I have always liked the idea of teaching gifted students. Teaching students who “want to learn” can make classroom life more enjoyable for everyone. However, I was not familar with how to go about teaching gifted students. Until I read Bloland’s book, Gifted Students, I did not realize how much I needed to know about gifted students.
The most inquisitive question about this subject is how does one recognize a gifted student? Are gifted students always the first ones to raise their hands in class? Do they always get answers right and stand out amongst other students?
According to Bloland, gifted students are often times the ones who fall behind in the classroom. This happens when they feel that they have not been adequately challenged by the coarse work. If they feel that the lessons are going too slow, they easily get bored and will turn their attention elsewhere. They will “act out” in ways such as getting bad grades or solving their problems through violence. Bloland refers to gifted students as Gifted, Talented, and Exceptionally Conscientious (GTEC). She states in her book that many gifted student get “lost” in the system because they do not have teachers who know how to meet their needs.
This book is good for teachers because it can help new teachers learn how to address these students. It also helps teachers recognize gifted students when they teach in regular classrooms. When I was in ninth grade, I was in the high school drop out program for “at risk” kids. However, my teacher at the time (Ms. Dorsey) realized that it was three members in the class who read at a higher level than the rest. She put us in a quiet room by ourselves and had us read our text seperate from the class. This teacher realized that we had special needs and she catered to them. The three of us who were in this group went on to be high school graduates while many others in the class did not achieve this goal. This is a great example of what Bloland is trying to convey to teachers; that there are gifted students who are in “basic” or even “at risk” programs in high school. According to Bloland’s definition, “a gifted student is when a six year old can comprehend what a ten year old can.” (p.6) She states that when parents are told their kids are doing well, its because their child is achieving slightly above grade level. Achieving above grade level, however, is not good enough for most gifted students. Teachers should realize that gifted students have a closer relationship with their parents at an earlier age than many other students. Many of these students trade books with their parents. This is the reason why so many English teachers are attracted to gifted students because gifted students enjoy reading just as much as they do.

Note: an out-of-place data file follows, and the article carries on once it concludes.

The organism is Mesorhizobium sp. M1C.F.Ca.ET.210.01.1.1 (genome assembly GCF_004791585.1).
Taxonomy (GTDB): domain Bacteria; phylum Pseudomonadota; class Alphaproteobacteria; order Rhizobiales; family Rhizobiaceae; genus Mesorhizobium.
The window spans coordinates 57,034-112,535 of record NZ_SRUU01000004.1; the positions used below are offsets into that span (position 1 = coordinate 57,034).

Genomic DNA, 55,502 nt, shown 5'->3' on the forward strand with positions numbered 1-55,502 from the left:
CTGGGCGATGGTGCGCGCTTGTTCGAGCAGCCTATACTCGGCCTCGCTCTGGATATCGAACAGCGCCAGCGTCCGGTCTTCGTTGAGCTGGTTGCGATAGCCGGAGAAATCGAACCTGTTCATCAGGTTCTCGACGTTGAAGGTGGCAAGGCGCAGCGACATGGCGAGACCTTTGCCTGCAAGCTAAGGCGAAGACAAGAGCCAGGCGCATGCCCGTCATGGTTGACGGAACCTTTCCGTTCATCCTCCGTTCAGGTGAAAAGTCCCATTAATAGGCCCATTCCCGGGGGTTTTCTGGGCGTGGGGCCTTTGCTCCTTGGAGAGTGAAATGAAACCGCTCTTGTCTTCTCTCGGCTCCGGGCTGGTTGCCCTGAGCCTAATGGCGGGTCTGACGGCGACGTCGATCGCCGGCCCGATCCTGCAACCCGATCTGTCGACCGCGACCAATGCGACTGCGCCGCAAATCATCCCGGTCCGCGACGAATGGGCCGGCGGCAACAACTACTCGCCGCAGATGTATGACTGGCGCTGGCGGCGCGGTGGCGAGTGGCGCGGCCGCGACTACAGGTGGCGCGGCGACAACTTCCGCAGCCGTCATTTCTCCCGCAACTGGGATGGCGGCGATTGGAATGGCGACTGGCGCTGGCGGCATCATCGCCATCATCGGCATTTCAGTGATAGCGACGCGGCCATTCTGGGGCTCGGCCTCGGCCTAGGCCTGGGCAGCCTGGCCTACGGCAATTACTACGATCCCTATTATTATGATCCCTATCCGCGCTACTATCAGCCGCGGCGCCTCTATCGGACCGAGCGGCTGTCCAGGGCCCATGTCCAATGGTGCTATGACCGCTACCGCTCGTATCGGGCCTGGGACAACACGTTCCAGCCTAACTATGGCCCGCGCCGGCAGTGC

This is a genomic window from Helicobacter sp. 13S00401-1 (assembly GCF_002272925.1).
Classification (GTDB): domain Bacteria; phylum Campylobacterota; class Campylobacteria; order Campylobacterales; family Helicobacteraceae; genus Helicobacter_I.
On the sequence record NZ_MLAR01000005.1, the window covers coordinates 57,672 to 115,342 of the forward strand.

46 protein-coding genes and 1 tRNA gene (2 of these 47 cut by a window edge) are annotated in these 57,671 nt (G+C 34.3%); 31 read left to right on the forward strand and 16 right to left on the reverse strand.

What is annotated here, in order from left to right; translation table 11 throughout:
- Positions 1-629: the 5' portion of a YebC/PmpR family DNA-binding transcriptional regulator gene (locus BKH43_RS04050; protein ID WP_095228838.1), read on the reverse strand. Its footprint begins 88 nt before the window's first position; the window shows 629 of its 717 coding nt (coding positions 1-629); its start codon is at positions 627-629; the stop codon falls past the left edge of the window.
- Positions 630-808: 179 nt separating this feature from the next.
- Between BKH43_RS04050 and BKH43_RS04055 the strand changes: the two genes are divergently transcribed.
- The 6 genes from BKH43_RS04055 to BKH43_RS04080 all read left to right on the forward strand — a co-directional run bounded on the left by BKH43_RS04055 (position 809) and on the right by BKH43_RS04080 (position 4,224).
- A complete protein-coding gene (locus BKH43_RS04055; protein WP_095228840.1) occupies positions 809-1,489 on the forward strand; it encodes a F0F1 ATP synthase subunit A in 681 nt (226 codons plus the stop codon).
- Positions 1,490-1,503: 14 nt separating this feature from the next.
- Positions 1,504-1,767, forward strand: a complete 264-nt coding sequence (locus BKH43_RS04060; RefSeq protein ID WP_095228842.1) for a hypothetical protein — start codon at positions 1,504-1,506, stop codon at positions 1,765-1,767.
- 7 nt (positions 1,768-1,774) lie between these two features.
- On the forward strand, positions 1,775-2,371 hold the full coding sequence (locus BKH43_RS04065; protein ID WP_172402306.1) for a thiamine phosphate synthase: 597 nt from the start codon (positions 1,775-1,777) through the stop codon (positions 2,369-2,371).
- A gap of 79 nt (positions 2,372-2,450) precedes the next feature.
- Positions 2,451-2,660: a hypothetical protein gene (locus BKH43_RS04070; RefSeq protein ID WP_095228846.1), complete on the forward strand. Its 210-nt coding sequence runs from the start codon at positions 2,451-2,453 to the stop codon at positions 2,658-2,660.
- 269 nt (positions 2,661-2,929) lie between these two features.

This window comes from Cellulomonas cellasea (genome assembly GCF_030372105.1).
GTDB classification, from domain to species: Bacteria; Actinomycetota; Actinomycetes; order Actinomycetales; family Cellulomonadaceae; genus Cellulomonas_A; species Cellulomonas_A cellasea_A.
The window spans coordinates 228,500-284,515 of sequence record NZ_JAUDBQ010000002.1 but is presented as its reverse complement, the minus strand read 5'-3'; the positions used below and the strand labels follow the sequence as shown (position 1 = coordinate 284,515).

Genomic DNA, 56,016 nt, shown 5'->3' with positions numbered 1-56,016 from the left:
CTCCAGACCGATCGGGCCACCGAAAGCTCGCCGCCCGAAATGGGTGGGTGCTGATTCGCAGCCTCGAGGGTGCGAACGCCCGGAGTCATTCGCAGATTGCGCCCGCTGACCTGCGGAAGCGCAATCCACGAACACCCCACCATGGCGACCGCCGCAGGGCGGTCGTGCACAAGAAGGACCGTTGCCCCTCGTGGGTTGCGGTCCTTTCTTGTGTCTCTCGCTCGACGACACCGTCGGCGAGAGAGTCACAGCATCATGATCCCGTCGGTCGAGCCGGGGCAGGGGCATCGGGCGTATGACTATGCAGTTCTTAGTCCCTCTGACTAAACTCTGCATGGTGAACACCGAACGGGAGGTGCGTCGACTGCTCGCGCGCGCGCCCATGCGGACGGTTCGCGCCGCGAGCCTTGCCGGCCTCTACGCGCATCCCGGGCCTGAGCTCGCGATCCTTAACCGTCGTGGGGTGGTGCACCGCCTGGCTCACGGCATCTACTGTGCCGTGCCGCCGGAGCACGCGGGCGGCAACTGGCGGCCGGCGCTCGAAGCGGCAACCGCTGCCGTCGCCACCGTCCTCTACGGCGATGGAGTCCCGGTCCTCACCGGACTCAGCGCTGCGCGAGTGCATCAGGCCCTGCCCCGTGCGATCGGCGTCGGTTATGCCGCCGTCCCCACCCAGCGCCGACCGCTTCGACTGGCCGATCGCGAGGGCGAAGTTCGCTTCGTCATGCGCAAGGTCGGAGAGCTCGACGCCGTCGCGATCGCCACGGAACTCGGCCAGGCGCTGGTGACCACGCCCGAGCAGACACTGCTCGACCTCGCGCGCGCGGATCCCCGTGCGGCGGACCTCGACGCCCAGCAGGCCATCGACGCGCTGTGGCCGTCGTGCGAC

Gifted students are taught differently than other students. A teacher should have a routine that supports their goals, for example having then bring a book to class. Gifted students tend to benefit more from reading young adult novels about adolescent problems. They tend to read more once they realize that they have more choice in the selection process. Bloland suggests that if a teacher were to teach a gifted class or be involved with gifted students, they should try and use challenging texts. The best way to ensure that the students read the text is by keeping a log. She states that gifted students often times tend to over excel and if you give them six pages to read, they will read twelve. Bloland is an advocate for small group discussions over large because they give the students more time to interact in discussion.
Bloland also recognizes that there are many similarities between gifted and standard students. She finds that both groups tend to need assistance when it comes to grammar. In regards to grading, gifted students should be given a self-assessment or porfolio so they can analyze their own work. Gifted students tend to need less governance and often times are trusted by their own decisions. Gifted students stand out from their counterparts mostly in regards to their committment to learning even in the most difficult times. They are dedicated to the tasks and will not stop until the job is complete.
Teachers can learn from this novel and can help make the classroom a more enjoyable place to learn. How to teach gifted students is not a topic this is widely addressed and needs attention. Many classrooms today are integrated with slow and fast learners. This may help some of the slow learners get ahead but the fast learners are often times bored because they are not being challenged. Many are not being prepared for college and many teachers are not being taught about how to recognize a gifted student. Many of the classrooms today are quite the opposite and gifted students get ignored while slower members tend to get most of the attention. It is true that many teachers may not even have the time to address a student which is gifted and it is difficult for a high school teacher to address the personal needs of every member of a class. Teachers are often bogged down with lesson plans and the pressure of getting students ready for statewide tests. However, Bloland gives a resolve for how the teacher should address the gifted student and how it is equally important for all students to reach their full potential. If one student is left behind them the entire system is responsible.